We included full coverage of all education committee activity in our weekly report
Here are a few of the highlights:
Early Childhood Education Services
The House Committee on Children and Families
heard HB 865
, sponsored by Rep. Brenda Shields
(R-St. Joseph). This bill provides authorization for any county or city not within a county (St. Louis City) to levy a property tax to establish an early childhood education board
which shall provide childhood education programs or services. The bill limits the levy to $0.40 per $100
of assessed valuation on real property and includes sample ballot language. The tax shall not go into effect unless approved by the qualified voters.
The sponsor testified that she intended to expand and improve early childhood services
in counties by establishing a way to bring extra local dollars into communities.
Testifying in support were representatives from Aligned
and Kids Win Missour
i. Supporters said that federal funding and the state foundation formula are helpful but do not allocate enough early childhood resources. They also noted that this legislation would allow counties to decide what is best for their communities and that investment in early childhood is a long-term investment in Missouri's workforce
There was no testimony in opposition, and the committee took no further action on the measure.
MO Course Access/Virtual Education
Senate Education Committee heard SB 95
, sponsored by Senator Bob Onder
(R-Lake St. Louis). Currently, students enrolled in the Missouri Course Access
and Virtual School Program
are included in the student enrollment of the school district in which the student physically is enrolled. The two main provisions in the bill would change the way that students can access full-time virtual education, and it would change the way that funding is determined and distributed for full-time virtual students.
The sponsors intent with the legislation is to establish an alternative education program for students and establish the framework for state funding to follow the student instead of the district.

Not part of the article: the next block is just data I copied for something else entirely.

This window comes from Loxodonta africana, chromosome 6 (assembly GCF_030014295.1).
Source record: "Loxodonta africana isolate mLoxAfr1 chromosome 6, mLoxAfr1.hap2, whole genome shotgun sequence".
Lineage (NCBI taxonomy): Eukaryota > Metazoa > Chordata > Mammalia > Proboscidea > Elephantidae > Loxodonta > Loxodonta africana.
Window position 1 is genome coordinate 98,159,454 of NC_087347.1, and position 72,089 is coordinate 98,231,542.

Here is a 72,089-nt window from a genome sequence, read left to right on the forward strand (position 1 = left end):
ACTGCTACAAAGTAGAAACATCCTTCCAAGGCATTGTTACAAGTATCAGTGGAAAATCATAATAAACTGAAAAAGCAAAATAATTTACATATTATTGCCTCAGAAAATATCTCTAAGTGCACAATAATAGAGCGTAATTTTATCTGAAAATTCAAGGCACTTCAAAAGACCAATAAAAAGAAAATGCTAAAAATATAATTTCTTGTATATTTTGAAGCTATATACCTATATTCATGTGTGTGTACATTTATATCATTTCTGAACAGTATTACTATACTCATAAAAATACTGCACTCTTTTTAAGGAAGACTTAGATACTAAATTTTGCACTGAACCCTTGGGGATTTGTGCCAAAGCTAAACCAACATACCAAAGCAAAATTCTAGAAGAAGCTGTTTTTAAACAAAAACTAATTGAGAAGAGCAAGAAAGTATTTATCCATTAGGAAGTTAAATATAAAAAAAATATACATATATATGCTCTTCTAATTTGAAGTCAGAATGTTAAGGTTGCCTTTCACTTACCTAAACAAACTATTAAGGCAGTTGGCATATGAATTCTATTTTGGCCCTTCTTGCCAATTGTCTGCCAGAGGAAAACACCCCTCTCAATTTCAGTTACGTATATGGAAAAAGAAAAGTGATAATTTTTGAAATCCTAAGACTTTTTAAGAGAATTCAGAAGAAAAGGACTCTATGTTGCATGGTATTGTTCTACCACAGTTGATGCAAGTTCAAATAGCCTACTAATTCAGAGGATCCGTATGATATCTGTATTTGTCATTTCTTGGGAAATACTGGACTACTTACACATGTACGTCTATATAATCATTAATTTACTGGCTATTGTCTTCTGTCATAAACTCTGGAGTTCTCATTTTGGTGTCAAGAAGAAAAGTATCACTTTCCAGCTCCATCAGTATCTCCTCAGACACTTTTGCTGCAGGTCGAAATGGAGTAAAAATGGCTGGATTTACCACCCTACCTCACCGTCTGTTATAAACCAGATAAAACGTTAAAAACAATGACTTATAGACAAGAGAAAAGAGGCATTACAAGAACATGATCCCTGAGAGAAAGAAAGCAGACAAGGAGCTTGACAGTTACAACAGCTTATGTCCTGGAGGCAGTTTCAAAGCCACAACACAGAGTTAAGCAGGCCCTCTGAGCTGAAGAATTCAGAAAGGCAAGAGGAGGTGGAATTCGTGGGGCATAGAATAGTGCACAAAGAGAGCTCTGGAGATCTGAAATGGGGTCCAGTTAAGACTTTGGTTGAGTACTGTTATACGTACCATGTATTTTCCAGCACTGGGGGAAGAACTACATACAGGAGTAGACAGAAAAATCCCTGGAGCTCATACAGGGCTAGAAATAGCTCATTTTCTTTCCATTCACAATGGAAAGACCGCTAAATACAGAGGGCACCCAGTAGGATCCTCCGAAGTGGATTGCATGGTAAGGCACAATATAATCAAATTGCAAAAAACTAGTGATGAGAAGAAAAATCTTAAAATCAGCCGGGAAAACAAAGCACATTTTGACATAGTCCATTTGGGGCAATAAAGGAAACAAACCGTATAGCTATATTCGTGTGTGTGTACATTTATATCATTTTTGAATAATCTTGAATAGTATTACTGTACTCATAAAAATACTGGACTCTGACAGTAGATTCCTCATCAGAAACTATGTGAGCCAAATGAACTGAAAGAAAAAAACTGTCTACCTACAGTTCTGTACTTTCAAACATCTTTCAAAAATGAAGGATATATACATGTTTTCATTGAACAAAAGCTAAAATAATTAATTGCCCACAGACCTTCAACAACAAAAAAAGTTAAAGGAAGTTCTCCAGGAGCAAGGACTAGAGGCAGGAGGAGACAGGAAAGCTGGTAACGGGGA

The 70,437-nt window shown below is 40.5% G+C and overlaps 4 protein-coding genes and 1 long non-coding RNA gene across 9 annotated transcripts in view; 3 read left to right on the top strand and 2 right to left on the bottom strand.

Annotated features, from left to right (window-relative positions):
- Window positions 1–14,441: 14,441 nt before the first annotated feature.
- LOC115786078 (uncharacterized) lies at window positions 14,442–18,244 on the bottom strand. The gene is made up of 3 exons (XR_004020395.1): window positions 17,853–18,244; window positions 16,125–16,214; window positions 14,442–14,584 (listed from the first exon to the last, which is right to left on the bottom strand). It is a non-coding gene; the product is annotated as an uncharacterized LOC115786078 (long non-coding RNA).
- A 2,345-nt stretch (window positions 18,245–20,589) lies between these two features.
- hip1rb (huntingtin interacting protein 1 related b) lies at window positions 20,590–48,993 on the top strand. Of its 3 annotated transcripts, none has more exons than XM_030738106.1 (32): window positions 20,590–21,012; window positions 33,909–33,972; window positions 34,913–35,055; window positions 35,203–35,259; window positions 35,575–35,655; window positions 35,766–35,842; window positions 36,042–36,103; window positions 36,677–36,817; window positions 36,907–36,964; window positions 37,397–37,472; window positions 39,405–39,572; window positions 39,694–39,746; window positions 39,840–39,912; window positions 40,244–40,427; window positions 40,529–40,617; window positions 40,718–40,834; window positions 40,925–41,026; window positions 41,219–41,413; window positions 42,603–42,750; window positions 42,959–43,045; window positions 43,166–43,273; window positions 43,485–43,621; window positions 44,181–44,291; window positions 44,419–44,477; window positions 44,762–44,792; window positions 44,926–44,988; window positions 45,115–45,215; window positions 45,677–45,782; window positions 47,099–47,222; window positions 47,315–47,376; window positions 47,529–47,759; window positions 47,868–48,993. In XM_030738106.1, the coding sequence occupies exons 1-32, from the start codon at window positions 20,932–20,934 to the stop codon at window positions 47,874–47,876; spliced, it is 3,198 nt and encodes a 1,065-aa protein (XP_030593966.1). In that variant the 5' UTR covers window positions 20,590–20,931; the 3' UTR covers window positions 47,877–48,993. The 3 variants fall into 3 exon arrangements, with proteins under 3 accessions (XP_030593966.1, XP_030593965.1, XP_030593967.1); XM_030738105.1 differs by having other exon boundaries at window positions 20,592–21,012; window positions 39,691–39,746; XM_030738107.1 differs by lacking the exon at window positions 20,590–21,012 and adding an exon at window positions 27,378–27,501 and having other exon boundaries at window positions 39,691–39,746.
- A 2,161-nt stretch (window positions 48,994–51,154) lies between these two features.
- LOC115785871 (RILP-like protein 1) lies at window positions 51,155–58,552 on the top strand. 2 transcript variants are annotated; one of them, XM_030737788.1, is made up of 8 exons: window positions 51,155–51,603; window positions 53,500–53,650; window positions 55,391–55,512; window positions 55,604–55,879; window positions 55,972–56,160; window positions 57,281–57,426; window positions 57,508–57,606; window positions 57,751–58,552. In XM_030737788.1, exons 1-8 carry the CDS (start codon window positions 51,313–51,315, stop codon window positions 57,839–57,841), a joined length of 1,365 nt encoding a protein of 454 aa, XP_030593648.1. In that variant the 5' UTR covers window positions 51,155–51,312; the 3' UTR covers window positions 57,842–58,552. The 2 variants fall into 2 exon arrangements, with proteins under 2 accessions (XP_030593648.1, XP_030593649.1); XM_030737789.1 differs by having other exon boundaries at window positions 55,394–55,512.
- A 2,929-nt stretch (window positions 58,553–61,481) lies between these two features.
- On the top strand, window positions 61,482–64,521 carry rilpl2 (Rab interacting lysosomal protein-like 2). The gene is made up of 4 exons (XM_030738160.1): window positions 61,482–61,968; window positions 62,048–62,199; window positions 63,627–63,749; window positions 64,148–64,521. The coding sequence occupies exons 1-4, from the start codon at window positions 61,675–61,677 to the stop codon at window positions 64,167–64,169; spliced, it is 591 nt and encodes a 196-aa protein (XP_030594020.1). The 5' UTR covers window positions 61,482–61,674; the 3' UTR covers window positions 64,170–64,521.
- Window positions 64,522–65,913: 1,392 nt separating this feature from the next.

Under existing law, a district or charter school determines whether virtual enrollment is in the best interest of the student. Under SB 95, that responsibility would rest solely with the parent or guardian. Payment for virtual coursework is currently distributed to vendors by the student's resident school district or charter school and is capped at no more than the state adequacy target (an amount used in the funding formula calculation) for full-time virtual students.
OUR TAKE: In SB 95, the funding amount for full-time virtual students-"an amount equal to the average daily attendance for the student's district of residence"-- is not clear.
Average daily attendance is a pupil count, not a monetary amount. Testimony given at the hearing made clear that there are very different interpretations of what that language means.
Numerous parents, along with National Coalition for Public School Options and Connections Academy provided supporting testimony.
The Superintendent of Springfield Public Schools, Independence School District, MO Association of School Administrators, Kansas City Public School District, MNEA, and a School Board Member of Nixa Public School provided opposing testimony,
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